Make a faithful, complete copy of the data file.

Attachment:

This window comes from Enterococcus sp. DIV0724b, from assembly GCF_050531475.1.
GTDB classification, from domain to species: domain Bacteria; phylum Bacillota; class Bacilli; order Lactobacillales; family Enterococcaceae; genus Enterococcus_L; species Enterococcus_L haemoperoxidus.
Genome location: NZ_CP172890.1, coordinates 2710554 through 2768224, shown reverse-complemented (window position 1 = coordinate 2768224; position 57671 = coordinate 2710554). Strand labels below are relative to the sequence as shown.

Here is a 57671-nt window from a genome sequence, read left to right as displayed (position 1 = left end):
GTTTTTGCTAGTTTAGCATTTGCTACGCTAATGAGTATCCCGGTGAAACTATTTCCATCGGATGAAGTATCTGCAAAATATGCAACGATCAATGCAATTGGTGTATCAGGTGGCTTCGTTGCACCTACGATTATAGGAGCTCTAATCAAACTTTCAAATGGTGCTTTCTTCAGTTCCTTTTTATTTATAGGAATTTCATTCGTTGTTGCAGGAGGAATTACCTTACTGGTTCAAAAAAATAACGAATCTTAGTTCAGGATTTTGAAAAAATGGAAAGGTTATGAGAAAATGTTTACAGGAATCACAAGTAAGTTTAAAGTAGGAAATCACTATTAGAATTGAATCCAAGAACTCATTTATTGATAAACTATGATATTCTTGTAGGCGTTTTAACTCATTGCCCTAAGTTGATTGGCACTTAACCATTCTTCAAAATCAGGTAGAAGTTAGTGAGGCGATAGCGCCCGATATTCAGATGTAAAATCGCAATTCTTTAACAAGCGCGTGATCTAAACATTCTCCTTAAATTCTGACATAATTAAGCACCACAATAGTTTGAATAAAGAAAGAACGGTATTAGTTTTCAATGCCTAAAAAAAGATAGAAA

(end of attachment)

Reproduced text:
This window comes from Enterococcus sp. DIV0724b, from assembly GCF_050531475.1.
GTDB classification, from domain to species: domain Bacteria; phylum Bacillota; class Bacilli; order Lactobacillales; family Enterococcaceae; genus Enterococcus_L; species Enterococcus_L haemoperoxidus.
Genome location: NZ_CP172890.1, coordinates 2710554 through 2768224, shown reverse-complemented (window position 1 = coordinate 2768224; position 57671 = coordinate 2710554). Strand labels below are relative to the sequence as shown.

Here is a 57671-nt window from a genome sequence, read left to right as displayed (position 1 = left end):
GTTTTTGCTAGTTTAGCATTTGCTACGCTAATGAGTATCCCGGTGAAACTATTTCCATCGGATGAAGTATCTGCAAAATATGCAACGATCAATGCAATTGGTGTATCAGGTGGCTTCGTTGCACCTACGATTATAGGAGCTCTAATCAAACTTTCAAATGGTGCTTTCTTCAGTTCCTTTTTATTTATAGGAATTTCATTCGTTGTTGCAGGAGGAATTACCTTACTGGTTCAAAAAAATAACGAATCTTAGTTCAGGATTTTGAAAAAATGGAAAGGTTATGAGAAAATGTTTACAGGAATCACAAGTAAGTTTAAAGTAGGAAATCACTATTAGAATTGAATCCAAGAACTCATTTATTGATAAACTATGATATTCTTGTAGGCGTTTTAACTCATTGCCCTAAGTTGATTGGCACTTAACCATTCTTCAAAATCAGGTAGAAGTTAGTGAGGCGATAGCGCCCGATATTCAGATGTAAAATCGCAATTCTTTAACAAGCGCGTGATCTAAACATTCTCCTTAAATTCTGACATAATTAAGCACCACAATAGTTTGAATAAAGAAAGAACGGTATTAGTTTTCAATGCCTAAAAAAAGATAGAAA